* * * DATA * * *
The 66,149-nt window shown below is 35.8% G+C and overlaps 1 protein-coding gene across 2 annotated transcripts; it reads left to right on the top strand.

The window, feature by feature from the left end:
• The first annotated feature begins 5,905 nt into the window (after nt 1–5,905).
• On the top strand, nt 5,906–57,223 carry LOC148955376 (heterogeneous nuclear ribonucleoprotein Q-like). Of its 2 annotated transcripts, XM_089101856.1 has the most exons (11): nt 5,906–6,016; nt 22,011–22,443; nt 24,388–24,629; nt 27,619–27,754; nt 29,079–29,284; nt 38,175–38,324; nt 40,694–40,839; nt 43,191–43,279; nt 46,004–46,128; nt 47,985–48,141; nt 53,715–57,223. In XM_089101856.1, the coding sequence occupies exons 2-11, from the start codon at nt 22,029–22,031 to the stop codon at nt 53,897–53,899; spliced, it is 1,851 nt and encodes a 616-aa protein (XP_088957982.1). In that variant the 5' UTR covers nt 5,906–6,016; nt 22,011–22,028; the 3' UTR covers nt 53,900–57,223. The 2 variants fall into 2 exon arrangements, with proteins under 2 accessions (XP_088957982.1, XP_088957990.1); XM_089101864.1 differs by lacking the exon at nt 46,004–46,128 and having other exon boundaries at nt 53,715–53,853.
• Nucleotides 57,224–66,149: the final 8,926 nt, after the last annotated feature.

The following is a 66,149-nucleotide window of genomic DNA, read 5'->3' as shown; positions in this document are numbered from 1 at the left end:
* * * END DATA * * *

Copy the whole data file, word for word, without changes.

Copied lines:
The 66,149-nt window shown below is 35.8% G+C and overlaps 1 protein-coding gene across 2 annotated transcripts; it reads left to right on the top strand.

The window, feature by feature from the left end:
• The first annotated feature begins 5,905 nt into the window (after nt 1–5,905).
• On the top strand, nt 5,906–57,223 carry LOC148955376 (heterogeneous nuclear ribonucleoprotein Q-like). Of its 2 annotated transcripts, XM_089101856.1 has the most exons (11): nt 5,906–6,016; nt 22,011–22,443; nt 24,388–24,629; nt 27,619–27,754; nt 29,079–29,284; nt 38,175–38,324; nt 40,694–40,839; nt 43,191–43,279; nt 46,004–46,128; nt 47,985–48,141; nt 53,715–57,223. In XM_089101856.1, the coding sequence occupies exons 2-11, from the start codon at nt 22,029–22,031 to the stop codon at nt 53,897–53,899; spliced, it is 1,851 nt and encodes a 616-aa protein (XP_088957982.1). In that variant the 5' UTR covers nt 5,906–6,016; nt 22,011–22,028; the 3' UTR covers nt 53,900–57,223. The 2 variants fall into 2 exon arrangements, with proteins under 2 accessions (XP_088957982.1, XP_088957990.1); XM_089101864.1 differs by lacking the exon at nt 46,004–46,128 and having other exon boundaries at nt 53,715–53,853.
• Nucleotides 57,224–66,149: the final 8,926 nt, after the last annotated feature.

The following is a 66,149-nucleotide window of genomic DNA, read 5'->3' as shown; positions in this document are numbered from 1 at the left end: